And then Professor Thordarson was on his feet again and announced to the school that a girl from the Searcher Union, Valentia Olivo, had been selected as the new Student President. Soon afterwards, the Union Knights were announced and once again Damon was given his sword as a Knight for the Defenders, and a seventh-year Guardian named Gabriel Laroche also became a knight.

“Just a few more announcements before we send you off to bed,” Thordarson said in his now familiar, jovial manner. “Day-one schedules will be handed out to our new first-years by the knights who will also escort them to their halls. Vollucross and Swift Slalom tryouts have been postponed one week to allow for the time necessary to issue security passes to all our students.” He stepped forward on the stage.

“Finally, you may have also noticed our Captain of the Guard has also changed from last year.” Several of the students in the hall started murmuring with snickers and unrestrained pleasure at this news.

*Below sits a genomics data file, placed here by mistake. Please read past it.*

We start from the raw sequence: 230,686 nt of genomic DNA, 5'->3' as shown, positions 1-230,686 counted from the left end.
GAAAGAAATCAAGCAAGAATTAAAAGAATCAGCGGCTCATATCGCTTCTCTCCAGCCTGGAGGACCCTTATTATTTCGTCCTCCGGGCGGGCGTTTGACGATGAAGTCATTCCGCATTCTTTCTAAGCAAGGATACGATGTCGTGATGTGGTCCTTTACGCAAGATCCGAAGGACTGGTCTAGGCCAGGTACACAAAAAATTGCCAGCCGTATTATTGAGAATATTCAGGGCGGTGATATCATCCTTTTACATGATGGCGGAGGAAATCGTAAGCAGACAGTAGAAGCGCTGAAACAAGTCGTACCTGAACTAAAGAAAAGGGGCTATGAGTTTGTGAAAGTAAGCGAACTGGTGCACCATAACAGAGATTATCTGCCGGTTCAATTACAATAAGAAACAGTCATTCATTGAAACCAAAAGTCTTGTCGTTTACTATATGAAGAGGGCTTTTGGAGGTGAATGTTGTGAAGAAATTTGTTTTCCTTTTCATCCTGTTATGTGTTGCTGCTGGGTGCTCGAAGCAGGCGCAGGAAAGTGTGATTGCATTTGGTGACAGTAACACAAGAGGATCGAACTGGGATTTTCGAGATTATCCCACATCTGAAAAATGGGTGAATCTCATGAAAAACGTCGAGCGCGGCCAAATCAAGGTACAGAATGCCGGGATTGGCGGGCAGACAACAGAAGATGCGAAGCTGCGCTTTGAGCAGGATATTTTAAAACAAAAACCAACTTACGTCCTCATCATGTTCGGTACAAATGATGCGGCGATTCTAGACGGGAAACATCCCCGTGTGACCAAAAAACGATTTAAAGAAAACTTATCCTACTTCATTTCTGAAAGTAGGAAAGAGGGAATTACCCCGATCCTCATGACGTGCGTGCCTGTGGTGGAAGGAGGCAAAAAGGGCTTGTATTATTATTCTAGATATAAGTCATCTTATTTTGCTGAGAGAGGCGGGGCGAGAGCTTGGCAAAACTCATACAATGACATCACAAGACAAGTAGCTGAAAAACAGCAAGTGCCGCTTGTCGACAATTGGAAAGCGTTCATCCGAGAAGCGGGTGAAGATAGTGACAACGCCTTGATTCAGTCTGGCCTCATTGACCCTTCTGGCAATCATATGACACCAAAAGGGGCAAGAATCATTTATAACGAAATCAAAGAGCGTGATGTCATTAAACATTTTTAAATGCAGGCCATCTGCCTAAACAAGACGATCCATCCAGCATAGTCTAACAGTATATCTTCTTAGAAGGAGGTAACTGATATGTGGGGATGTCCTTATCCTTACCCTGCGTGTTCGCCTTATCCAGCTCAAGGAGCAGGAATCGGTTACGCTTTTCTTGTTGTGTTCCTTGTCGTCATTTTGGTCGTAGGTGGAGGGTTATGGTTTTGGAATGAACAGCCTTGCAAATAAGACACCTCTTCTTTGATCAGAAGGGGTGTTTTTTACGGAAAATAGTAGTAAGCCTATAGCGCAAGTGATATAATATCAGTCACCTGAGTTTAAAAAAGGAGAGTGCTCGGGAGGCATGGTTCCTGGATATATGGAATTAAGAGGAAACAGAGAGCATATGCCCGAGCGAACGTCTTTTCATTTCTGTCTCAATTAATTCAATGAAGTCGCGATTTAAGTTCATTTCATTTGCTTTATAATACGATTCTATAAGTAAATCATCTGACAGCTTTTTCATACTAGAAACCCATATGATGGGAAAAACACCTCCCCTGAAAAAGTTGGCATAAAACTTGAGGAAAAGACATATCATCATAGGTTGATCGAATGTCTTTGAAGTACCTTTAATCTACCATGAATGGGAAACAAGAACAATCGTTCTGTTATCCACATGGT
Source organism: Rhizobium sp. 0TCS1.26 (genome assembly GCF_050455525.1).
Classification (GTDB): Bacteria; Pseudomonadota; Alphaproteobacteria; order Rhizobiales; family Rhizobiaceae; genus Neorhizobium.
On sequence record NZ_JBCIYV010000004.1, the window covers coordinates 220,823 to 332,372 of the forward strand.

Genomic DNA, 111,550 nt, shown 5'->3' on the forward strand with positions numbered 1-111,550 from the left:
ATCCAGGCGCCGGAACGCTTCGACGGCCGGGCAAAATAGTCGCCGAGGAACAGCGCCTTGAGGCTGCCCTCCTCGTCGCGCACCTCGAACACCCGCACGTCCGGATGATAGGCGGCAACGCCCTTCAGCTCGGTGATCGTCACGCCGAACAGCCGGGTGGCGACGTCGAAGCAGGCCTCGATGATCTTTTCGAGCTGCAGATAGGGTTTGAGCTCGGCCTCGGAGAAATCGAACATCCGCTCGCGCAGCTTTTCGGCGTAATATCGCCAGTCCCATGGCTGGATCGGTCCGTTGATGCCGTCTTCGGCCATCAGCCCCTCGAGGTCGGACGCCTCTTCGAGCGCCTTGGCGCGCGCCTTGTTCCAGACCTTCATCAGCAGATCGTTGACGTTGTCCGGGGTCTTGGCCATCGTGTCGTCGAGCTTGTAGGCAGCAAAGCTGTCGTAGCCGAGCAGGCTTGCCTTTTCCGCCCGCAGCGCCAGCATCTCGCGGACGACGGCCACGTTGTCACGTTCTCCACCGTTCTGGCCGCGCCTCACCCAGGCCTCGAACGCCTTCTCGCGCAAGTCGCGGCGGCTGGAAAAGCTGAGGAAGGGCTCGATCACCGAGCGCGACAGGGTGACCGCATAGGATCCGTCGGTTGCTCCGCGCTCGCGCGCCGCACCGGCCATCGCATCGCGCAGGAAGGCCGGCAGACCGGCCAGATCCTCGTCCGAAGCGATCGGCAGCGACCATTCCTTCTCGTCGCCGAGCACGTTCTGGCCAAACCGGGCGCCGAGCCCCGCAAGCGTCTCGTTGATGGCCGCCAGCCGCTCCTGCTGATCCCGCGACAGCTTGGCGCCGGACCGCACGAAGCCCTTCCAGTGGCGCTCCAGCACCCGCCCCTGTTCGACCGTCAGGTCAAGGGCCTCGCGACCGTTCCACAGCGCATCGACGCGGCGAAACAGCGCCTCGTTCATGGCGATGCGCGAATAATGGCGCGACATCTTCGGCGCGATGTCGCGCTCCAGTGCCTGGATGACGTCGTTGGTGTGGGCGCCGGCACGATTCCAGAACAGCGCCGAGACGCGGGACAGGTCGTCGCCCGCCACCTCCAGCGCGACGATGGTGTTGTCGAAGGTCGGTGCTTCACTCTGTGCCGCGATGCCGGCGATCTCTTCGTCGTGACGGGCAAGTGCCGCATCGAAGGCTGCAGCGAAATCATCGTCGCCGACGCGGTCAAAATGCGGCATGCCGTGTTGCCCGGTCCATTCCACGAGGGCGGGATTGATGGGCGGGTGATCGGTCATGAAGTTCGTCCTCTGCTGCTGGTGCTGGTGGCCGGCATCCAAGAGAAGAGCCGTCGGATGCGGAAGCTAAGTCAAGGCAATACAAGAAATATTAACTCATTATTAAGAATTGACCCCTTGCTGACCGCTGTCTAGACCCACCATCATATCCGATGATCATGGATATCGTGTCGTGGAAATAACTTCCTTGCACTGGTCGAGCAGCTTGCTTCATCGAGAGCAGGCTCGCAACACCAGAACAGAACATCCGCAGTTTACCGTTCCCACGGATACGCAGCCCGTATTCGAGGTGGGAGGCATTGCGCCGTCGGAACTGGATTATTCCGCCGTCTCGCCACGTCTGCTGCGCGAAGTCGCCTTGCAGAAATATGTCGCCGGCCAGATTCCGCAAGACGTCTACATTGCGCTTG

“Our new Captain of the Guard will be a familiar face to those who have lived within the walls of Castlewood before now. But for those who’s holiday reveling has befuddled an otherwise well-rested mind, let us bring him out. The new Castlewood Captain of the Guard is John Hayman.” The Chancellor motioned to the side. “John… if you please.”

The new Captain of the Guard stepped forward onto the stage and every Crimson Guard within the Rotunda suddenly snapped to attention around them. Hayman shook the Thordarson’s hand before stepping back to straighten and then salute the Chancellor. There was warm applause from the crowd as Captain Hayman calmly waved and then quickly left the stage.